A Court of Frost and Starlight

Author: Sarah J. Maas
Genres: Fantasy
Series: A Court of Thorns and Roses (Book 3.5)
Pub Date: May 2018 (read May 2018)

Self indulgence at its finest. This is why you don’t write books about after the characters have ridden off into the sunset. Sure, I know the last book ended with the conclusion of a bloody war and that there was bound to be further conflict and a long healing time, but it’s not engaging and I don’t want to read about. What was the plot in this book? Does anyone know, because I sure don’t.

First off, I’m just going to say it, the sex scenes in this book are cringe-y. Especially anything from Rhys’ point of view. I know everyone was super excited to get some new POV’s, and I was too, but like from Mor, Amren, and Azriel. The Rhys in ACOMAF is like my one true love, but reading his POV was like reading Twilight from Edward’s point of view – his love is too perfect and all consuming – it felt fake, it made me cringe, and it was boring.

I do understand that Sarah wants to introduce a whole new storyline in subsequent books, focusing on more characters, and honestly this won’t deter me from those books because I trust they will have a plot, but this just felt unnecessary. Nothing about solstice was engaging. It kind of felt like fan fiction. I mean, you love thinking about your favourite books and characters and what might have happened to them after a beloved series ends, but this is why some things need to just end and why I appreciate authors who are able to walk away from a successful story. To decide they’ve said what needed to be said and move on. It’s one of the reasons I didn’t like Harry Potter and the Cursed Child, because I thought Deathly Hallows ended perfectly and that revisiting the story can sometimes just cheapen what came before.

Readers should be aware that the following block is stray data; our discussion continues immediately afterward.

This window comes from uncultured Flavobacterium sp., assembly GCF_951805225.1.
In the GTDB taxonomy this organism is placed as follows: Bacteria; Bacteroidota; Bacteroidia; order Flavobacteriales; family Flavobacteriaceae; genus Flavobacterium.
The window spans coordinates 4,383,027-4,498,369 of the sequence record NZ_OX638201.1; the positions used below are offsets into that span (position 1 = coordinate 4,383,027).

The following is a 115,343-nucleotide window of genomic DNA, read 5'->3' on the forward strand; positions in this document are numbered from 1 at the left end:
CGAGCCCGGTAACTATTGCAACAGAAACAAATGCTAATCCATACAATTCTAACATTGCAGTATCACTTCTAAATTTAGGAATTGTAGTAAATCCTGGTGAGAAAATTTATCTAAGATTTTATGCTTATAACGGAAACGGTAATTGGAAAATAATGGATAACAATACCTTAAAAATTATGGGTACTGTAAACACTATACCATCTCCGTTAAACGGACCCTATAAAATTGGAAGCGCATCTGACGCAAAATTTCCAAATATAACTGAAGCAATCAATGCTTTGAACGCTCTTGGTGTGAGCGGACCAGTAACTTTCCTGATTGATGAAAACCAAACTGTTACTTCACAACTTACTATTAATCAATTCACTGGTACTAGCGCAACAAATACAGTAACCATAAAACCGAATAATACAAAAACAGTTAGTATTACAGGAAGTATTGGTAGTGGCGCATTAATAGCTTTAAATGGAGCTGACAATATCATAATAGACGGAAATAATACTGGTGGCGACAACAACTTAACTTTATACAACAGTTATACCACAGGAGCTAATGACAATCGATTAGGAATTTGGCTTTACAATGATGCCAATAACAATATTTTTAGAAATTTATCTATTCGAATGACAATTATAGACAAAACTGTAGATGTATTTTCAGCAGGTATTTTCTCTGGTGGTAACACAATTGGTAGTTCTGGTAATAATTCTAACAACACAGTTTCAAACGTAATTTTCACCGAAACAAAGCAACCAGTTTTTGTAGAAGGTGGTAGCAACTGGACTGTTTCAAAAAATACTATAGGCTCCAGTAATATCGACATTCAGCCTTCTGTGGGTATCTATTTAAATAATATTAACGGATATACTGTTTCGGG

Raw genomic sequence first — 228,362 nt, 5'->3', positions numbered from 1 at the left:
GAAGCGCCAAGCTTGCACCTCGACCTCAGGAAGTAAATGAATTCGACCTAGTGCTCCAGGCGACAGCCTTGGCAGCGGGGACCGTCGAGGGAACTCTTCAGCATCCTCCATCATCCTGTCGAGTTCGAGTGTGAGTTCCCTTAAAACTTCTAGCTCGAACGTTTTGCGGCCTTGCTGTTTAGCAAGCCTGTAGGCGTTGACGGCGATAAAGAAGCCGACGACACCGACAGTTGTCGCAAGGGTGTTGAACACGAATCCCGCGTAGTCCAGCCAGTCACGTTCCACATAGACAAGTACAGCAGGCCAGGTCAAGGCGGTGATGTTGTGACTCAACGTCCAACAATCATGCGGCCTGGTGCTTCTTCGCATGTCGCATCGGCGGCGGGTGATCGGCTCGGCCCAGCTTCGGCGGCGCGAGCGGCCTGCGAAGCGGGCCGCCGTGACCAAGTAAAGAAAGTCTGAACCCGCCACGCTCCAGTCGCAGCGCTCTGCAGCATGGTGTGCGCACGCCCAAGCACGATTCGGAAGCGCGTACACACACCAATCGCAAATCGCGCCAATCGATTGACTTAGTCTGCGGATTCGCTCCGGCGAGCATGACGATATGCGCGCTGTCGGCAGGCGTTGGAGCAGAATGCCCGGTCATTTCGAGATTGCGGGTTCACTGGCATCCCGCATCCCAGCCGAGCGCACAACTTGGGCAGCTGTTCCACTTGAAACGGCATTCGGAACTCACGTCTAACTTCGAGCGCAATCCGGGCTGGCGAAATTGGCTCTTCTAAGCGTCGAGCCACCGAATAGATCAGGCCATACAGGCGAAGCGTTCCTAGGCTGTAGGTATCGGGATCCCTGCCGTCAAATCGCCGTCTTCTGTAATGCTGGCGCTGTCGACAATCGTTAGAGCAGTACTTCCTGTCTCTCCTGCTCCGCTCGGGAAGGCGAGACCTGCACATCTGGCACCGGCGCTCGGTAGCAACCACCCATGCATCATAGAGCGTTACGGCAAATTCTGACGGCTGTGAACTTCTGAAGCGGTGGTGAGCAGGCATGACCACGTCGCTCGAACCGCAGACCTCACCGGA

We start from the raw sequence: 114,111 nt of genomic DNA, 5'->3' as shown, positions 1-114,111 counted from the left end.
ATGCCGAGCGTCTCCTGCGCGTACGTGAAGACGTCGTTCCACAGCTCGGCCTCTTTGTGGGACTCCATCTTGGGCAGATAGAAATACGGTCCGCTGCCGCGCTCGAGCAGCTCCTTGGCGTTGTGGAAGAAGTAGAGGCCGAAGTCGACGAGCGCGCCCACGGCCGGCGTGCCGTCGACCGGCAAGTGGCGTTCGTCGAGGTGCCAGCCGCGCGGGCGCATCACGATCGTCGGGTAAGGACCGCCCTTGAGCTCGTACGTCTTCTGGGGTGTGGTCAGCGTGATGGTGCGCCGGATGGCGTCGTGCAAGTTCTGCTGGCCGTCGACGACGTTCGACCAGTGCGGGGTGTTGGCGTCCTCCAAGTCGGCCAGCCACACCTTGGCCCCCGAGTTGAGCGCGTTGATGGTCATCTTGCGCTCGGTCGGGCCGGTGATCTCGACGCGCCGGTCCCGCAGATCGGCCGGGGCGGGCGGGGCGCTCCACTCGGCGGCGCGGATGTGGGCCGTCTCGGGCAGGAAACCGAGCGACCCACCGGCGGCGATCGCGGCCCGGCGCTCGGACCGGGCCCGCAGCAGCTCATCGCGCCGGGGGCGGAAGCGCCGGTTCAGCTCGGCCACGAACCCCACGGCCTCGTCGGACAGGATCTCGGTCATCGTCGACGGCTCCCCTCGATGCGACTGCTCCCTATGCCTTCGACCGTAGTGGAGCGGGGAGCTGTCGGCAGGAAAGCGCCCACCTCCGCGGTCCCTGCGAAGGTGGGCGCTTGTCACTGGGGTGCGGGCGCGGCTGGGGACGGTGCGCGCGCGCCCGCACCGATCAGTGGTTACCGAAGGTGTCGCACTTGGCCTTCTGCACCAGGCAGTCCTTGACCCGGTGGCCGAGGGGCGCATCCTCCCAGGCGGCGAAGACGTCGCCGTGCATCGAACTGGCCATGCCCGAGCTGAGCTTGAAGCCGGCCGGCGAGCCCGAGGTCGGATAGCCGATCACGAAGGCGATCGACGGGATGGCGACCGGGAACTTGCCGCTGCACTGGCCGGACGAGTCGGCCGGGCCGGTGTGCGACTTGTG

I don’t think Sarah knows how to walk away from her characters. She’s literally never done it and always has to revisit them. I didn’t like Tower of Dawn either because I felt it was just way too overdone for a side story and that we didn’t need 700 pages on Chaol. He could have come back in Kingdom of Ash and I would have been fine just knowing that he healed himself and brought back a nice healer with him. Likewise I feel like 80% of what happened in this story is going to be totally irrelevant at the end of the day in the next book. I’ve also been very disappointed in Sarah’s editors for her last 3 books because I feel like they’ve stopped actually editing her now that she’s become so popular, but someone needs to cut out some of these extras. It’s just over-indulgent and I don’t want to read about it.

I don’t even really want to talk about the plot in this book. What’s the point. If you care at all about this series, you know what’s going on. If you haven’t read this series, it is worth your time just to read the second book in the series, A Court of Mist of Fury because it is in my opinion the best book Sarah J Maas has ever written and has the most wonderful blend of character development, plotting, and romance.

In conclusion, I did not like this book. The only real new POV in this book is Cassian’s and to be honest I didn’t really see the point, it didn’t seem to add that much to me. She did have a few random chapters from other POV’s, but it was mostly Feyre and Rhys, which really seemed counter-productive to me. I’ll still be here for the next book, but I really hope it’s better than this disappointment.







Rating: ⭐⭐.5
Author: Amy Tintera
Genres: Fantasy, Young Adult
Pub Date: May 2017 (read Mar. 2018)

Between my monthly challenges, my book club, Canada Reads, and Netgalley, I finally got a chance to read this sequel to Ruined. I’ve been trying to get to it for the last 2 months and I finally found some time. I shouldn’t have worried though because I devoured this book in a single day.

I LOVED Ruined. I know it’s not ground-breaking literature or anything, but it was just such a fast-paced and fun read! Avenged picks up right where Ruined left off, with the Ruined returning to their homeland after rescuing Olivia. This one has a bit more politics than the first one, but it’s still a fast paced read. I didn’t love it quite as much as Ruined, but I’d still give it a solid 3.5 stars.

Em and her sister Olivia have just returned to Ruina. Em is the oldest, but because she doesn’t have powers, the throne passes to her sister Olivia. The torture Olivia suffered at the hands of Lera has weakened her emotionally, but it has only strengthened her powers. She becomes incredibly powerful, but has little interest in politics and negotiations, so she proposes a diarchy with her sister whereby they will both be queen.